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“America’s Presidents” exhibit reopens at National Portrait Gallery

NPG George Washington PortraitA George Washington portrait is among the many works of art on display in the "America's Presidents" exhibit at the National Portrait Gallery. COURTESY PHOTO  The “America’s Presidents” exhibition at Smithsonian’s National Portrait Gallery is more than about portraits.

There’s historical context. The Gallery has grouped the portraits into six historical chapters, each with its own explanatory text. Five of these revolve around a particular era, each with one U.S. President anchoring it – George Washington, Andrew Jackson, Abraham Lincoln, Theodore Roosevelt, and Franklin Delano Roosevelt.

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Plath and Dietrich take a new turn in the limelight

Marlene DietrichMarlene Dietrich. COURTESY PHOTO  The two women couldn’t have been more different.

Marlene Dietrich was an internationally known movie star who radiated sexual magnetism. She was also unapologetically androgynous and bisexual, at a time neither was openly accepted. A married woman whose list of lovers seemed endless, Dietrich was defeated only by aging, which made a dent in her prodigious selfconfidence.

Sylvia Plath was a shy but influential poet and novelist. While she captured the public imagination of other artists and lovers of her art forms and won a Pulitzer Prize, she never became the household name Dietrich was. Plath is also known for her turbulent relationship with husband and fellow poet Ted Hughes. After several bouts of depression and suicide attempts (possibly due to bipolar disorder), Plath took her own life at the age of 30.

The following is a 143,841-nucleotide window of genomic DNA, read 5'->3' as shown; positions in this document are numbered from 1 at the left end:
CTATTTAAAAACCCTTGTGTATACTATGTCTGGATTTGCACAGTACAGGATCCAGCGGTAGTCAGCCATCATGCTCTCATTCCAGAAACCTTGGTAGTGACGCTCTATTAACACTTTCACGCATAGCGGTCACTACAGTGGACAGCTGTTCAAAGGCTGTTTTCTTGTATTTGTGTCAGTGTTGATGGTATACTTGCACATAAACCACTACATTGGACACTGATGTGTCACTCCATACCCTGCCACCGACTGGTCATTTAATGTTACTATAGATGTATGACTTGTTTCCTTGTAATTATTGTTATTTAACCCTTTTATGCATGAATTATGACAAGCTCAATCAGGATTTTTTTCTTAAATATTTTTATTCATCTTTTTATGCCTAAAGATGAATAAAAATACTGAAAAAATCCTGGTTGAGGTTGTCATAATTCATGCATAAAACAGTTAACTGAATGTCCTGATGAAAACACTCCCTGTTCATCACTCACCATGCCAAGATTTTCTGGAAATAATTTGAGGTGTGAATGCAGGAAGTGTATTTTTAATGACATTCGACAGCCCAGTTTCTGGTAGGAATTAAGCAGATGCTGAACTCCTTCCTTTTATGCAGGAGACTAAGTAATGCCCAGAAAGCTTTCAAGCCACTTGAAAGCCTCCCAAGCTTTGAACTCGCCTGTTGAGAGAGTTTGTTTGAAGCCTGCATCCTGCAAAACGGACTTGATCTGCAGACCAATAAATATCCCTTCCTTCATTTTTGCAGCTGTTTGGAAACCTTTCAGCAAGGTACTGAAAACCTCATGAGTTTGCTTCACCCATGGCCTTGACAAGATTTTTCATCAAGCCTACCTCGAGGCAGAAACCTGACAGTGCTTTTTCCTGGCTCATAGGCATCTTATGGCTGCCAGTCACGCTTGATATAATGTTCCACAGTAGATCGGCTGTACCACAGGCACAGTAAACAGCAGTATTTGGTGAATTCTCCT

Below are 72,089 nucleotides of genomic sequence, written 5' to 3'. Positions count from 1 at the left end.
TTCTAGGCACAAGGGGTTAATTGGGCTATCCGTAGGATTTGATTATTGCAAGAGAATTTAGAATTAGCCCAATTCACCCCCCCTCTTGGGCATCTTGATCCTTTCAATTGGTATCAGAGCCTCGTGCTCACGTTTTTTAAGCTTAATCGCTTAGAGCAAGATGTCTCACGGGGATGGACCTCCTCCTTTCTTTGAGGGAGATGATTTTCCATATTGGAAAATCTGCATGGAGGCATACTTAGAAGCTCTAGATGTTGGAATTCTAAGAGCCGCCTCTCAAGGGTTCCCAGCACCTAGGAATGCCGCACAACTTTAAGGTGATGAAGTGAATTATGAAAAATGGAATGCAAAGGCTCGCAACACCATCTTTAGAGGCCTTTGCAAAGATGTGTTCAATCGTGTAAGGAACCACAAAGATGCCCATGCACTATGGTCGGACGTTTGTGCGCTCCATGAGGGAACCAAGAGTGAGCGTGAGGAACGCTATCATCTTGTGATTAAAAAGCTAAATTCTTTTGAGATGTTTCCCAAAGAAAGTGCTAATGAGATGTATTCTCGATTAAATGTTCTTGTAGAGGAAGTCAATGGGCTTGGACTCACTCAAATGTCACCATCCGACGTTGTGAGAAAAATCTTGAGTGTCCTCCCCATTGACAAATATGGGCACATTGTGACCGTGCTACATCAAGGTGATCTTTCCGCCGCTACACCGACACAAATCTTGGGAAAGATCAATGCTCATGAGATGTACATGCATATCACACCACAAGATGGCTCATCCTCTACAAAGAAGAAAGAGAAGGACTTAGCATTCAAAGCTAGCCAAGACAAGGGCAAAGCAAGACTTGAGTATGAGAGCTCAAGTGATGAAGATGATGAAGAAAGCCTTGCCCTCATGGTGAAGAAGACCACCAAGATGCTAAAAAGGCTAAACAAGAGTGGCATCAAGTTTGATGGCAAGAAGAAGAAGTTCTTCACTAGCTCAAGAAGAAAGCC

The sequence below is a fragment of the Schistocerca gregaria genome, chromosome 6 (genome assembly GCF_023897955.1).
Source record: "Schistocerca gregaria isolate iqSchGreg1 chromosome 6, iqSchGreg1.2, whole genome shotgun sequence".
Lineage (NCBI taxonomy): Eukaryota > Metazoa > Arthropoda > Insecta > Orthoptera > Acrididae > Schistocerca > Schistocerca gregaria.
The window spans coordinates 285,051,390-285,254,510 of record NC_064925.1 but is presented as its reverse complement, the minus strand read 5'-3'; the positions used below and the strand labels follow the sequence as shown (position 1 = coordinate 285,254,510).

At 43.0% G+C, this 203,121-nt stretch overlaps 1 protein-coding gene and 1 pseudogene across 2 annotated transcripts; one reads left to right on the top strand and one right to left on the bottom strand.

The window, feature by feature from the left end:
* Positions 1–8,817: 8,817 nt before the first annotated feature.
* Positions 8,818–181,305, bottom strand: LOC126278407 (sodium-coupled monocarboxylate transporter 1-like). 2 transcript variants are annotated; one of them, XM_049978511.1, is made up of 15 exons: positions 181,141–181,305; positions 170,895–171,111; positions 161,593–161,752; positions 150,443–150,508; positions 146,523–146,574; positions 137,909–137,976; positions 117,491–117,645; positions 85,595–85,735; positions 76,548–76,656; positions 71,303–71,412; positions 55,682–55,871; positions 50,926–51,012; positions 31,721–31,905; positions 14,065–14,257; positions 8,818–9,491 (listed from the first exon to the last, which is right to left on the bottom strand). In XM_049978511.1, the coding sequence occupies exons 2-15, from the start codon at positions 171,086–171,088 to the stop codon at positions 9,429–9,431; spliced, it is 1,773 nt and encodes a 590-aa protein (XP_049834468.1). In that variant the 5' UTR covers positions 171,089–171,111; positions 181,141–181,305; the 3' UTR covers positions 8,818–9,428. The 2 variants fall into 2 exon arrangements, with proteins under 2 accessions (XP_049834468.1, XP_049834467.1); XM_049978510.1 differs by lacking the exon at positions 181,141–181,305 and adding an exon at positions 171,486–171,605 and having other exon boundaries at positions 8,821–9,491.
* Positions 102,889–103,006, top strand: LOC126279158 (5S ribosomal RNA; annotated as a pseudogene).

Dietrich and Plath are now posthumously “sharing the same space,” in exhibitions dedicated to them at the Smithsonian National Portrait Gallery.

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Center Stage: Bill Viola’s art slows time to create mindful contemplation

Bill Violas The Fall into ParadisePerformers John Hay and Sarah Steben take part in Bill Viola's video art piece "The Fall into Paradise," part of his exhibit "The Moving Portrait" now featured at the National Portrait Gallery. COURTESY PHOTO

WASHINGTON D.C. — Moving pictures meet portraiture. Video, a popular media form used for almost any purpose, is rarely utilized for slow, perceptual contemplation often achieved in paintings or music.

Bill Viola’s work “The Moving Portrait” does exactly that. His work is more akin to portraiture rather than narrative stories often seen in video. His work focuses on facial language and slow-motion to allow a calmer, meditative attention to his footage.

These videos focus on the physical actions of his subjects rather than the promise of a narrative climax or conclusion to maintain interest. Examples include “The Raft”, a high-definition video projection of nineteen people suddenly hit by a high-pressure stream of water.

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Center Stage: National Portrait Gallery is blowing in the wind with Bob Dylan

Bob DylanPhoto of Nobel Prize-winning artist Bob Dylan that was featured in The National Portrait Gallery. COURTESY PHOTO

WASHINGTON – The National Portrait Gallery recently wrapped up a display in its “Celebrate” exhibit of musician Bob Dylan, recognizing the famous songwriter being awarded the 2016 Nobel Prize for Literature.

The “Celebrate” exhibit features photos of many different celebrities.

“One of the things we’re really pleased with is that we’re recognizing people who have achieved recent accomplishments as well as people who have sadly recently passed away,” said Senior Historian David Ward.

The Smithsonian acquired the photo of Dylan in 1996. The description noted “the Nobel Prize Committee broke precedent” by awarding the songwriter a literature prize.

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